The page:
The “Healthier” Chocolate Trend
June 21, 2013
Research has it that America is the leading chocolate consuming country. However, there are some countries in Europe that consume more per person.
Around 13% of the world’s yearly cocoa production, more than 500,000 tons, is used mainly for America alone to make chocolate candy. This is based on U.S. Economic Census data, which is analyzed by the National Confectioners Association (NCA). That makes up for 2/3 of total American cocoa consumption.
“Today, it is increasingly about consumers weighing not only the costs of goods, but the multitude of benefits they offer as well,” says Todd Hale, who is a senior vice president, consumer and shopper insights for Nielsen. Nielsen gives global consumer information and insights.
Nestle USA, a subsidiary of Nestle SA, expanded on its low-fat Skinny Cow frozen snack line with Skinny Cow Candy in 2011. In March, Divine Filled Chocolates were added. These are 130-calorie pouches of three chocolate candies. This product was said to be among the most successful new product launches ever.
Hershey, on the other hand, claims that its Simple Pleasures line has 30% less fat than the average leading milk chocolates.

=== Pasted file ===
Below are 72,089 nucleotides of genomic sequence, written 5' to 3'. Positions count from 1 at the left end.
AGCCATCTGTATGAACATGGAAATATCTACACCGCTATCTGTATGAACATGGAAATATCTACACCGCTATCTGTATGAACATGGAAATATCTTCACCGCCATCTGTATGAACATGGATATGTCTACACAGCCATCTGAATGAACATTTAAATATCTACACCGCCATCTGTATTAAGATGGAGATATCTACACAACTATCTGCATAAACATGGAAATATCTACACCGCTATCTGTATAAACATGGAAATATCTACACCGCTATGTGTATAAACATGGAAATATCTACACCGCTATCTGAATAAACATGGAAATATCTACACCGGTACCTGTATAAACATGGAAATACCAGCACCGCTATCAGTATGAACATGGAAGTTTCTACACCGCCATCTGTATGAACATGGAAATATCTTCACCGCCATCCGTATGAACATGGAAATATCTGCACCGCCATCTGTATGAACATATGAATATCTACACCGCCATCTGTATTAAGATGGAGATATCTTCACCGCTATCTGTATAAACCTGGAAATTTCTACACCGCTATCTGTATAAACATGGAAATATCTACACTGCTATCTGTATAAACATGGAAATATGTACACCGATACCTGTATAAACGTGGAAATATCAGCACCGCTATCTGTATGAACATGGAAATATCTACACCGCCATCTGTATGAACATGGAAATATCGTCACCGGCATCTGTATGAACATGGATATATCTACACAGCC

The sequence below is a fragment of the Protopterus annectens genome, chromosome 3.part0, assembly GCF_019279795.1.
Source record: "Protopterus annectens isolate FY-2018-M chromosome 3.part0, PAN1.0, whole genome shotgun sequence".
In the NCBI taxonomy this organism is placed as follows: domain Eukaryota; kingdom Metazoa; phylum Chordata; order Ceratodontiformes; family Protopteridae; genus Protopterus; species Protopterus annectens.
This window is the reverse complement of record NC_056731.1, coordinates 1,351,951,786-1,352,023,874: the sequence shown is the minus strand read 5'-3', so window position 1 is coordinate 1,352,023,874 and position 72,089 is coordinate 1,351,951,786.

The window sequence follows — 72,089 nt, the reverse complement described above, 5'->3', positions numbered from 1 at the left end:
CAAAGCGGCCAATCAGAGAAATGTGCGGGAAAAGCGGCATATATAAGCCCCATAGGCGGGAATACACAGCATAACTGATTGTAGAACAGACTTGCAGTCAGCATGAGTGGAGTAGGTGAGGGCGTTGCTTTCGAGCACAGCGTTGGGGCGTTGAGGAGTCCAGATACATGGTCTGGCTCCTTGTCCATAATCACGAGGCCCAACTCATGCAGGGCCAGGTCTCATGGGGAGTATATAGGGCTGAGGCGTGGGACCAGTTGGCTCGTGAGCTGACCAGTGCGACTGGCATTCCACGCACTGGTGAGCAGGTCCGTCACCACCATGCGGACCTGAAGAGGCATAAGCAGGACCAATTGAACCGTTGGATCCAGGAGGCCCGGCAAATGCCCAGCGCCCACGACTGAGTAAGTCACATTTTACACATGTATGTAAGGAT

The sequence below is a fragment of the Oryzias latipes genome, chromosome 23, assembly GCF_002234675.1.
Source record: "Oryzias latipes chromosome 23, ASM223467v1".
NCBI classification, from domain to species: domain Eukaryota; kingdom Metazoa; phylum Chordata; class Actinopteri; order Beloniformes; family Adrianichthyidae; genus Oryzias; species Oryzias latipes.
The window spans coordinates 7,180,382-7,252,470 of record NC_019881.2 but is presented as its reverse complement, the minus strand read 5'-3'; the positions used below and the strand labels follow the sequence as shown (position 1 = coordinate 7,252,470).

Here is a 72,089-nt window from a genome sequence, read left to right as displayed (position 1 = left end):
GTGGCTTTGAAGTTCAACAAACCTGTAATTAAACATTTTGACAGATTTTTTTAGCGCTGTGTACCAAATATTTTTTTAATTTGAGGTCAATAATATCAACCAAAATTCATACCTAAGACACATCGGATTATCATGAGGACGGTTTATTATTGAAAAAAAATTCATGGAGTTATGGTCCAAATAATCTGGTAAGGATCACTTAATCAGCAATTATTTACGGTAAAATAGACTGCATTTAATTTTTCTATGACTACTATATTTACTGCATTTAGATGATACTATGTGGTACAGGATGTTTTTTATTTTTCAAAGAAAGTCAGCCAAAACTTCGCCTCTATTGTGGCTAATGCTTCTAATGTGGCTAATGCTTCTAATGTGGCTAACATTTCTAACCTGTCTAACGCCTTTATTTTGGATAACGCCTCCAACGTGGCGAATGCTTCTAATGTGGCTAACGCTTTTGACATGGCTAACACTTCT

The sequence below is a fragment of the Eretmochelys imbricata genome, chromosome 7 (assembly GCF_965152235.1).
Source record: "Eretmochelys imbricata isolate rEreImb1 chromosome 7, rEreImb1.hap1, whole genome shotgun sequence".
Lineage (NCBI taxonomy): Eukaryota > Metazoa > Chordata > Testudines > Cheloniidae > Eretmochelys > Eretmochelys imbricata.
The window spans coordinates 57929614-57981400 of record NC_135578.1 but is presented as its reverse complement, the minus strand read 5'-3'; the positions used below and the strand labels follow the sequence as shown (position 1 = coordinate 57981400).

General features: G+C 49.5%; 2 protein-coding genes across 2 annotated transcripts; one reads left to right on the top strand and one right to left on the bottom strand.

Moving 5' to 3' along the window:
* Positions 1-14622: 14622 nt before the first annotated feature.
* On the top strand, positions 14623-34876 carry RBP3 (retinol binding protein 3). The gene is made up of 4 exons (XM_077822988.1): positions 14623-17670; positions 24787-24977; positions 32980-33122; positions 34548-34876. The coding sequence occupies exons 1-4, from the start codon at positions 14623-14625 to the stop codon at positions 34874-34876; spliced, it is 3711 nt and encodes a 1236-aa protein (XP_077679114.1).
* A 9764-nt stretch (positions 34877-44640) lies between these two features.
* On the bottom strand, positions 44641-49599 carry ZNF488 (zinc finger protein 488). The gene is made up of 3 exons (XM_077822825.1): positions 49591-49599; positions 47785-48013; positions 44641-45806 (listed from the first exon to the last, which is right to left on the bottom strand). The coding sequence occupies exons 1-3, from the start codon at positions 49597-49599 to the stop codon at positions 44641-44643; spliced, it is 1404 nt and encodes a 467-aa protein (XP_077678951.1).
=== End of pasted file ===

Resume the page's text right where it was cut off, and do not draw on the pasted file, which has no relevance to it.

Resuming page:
Swiss-based Barry Callebaut, which manufactures chocolate for large food companies such as Hershey Co, Mondelez, Unilever, and bakeries, among others, was also able to observe the transition, says spokesman Raphael Wermuth.
Chocolate companies seem to be leaning farther toward chocolates with “health benefits”, like chocolates with high flavonol content, which is said to have a positive impact on brain performance. Other chocolates under such category are those that have less fat or ones sweetened using refined sugar alternatives like stevia.
Since dark chocolate beats milk chocolate in terms of health benefits, more companies have shifted toward it.
Milk chocolate is still favored overall. Even though Simple Pleasures and Skinny Cow have a small following among the diet conscious, they will stay as a tiny niche.
“In general, people don’t eat chocolate to feel well, they eat it to feel good,” says Marcia Mogelonsky, director of Innovation and Insight at Mintel. “The last thing on most chocolate eaters’ minds is health.”